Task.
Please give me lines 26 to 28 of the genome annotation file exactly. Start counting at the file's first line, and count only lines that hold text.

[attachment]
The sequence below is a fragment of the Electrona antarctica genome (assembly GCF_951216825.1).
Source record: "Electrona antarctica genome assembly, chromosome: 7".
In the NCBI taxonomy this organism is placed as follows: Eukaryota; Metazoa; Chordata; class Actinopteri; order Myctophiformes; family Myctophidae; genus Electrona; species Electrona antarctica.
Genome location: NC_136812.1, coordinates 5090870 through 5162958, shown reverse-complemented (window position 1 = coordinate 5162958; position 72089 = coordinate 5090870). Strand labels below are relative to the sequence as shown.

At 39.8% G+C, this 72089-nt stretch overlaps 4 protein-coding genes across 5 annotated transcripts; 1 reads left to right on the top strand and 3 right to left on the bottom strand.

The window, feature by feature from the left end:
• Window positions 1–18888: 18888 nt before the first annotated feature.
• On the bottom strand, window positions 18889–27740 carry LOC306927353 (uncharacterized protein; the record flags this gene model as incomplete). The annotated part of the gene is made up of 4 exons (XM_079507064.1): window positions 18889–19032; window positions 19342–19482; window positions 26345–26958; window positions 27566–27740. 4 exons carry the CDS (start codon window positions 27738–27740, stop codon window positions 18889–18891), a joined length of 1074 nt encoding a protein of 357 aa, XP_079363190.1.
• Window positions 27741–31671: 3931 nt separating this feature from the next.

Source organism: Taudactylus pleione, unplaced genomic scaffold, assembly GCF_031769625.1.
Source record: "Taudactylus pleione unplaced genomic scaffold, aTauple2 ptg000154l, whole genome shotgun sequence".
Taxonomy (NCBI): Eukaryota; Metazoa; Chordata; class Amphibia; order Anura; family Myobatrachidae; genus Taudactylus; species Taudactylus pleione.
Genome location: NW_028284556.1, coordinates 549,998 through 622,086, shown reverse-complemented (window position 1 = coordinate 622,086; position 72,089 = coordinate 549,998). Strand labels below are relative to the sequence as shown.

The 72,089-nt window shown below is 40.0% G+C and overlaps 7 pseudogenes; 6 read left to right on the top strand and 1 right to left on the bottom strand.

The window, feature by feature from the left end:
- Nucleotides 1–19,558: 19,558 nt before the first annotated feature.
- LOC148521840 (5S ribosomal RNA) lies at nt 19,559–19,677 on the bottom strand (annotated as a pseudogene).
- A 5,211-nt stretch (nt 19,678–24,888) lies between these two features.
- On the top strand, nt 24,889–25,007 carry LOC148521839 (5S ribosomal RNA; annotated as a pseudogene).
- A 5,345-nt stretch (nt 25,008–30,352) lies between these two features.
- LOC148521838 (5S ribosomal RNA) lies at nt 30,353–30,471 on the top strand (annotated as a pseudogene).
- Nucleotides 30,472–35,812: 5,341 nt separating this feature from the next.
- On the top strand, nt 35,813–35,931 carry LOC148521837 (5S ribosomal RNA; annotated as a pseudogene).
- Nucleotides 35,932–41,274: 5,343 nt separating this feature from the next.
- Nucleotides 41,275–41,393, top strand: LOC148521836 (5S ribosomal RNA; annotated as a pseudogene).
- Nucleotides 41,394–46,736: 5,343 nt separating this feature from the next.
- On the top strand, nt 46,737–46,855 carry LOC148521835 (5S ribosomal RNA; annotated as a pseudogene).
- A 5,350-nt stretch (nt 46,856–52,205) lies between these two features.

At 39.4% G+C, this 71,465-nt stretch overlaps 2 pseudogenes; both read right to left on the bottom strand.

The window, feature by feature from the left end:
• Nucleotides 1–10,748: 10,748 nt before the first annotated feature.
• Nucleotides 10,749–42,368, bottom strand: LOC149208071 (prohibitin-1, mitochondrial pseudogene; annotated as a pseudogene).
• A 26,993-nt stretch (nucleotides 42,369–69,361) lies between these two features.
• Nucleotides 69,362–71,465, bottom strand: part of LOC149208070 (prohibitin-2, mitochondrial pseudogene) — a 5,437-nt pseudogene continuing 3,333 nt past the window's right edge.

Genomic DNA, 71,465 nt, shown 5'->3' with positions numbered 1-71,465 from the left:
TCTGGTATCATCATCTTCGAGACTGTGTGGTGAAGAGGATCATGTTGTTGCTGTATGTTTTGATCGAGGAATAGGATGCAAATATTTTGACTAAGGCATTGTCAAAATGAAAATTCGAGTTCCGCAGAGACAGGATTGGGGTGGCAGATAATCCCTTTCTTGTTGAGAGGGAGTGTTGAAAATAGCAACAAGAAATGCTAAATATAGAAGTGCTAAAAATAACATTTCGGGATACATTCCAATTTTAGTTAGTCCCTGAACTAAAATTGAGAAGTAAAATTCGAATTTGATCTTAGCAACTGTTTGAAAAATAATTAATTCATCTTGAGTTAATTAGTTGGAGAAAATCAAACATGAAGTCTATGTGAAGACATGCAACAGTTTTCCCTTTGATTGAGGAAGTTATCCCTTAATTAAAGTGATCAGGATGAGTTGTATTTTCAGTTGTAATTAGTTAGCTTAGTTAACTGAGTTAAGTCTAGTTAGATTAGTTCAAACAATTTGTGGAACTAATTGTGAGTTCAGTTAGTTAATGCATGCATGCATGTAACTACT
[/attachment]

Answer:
- Nucleotides 41,394–46,736: 5,343 nt separating this feature from the next.
- On the top strand, nt 46,737–46,855 carry LOC148521835 (5S ribosomal RNA; annotated as a pseudogene).
- A 5,350-nt stretch (nt 46,856–52,205) lies between these two features.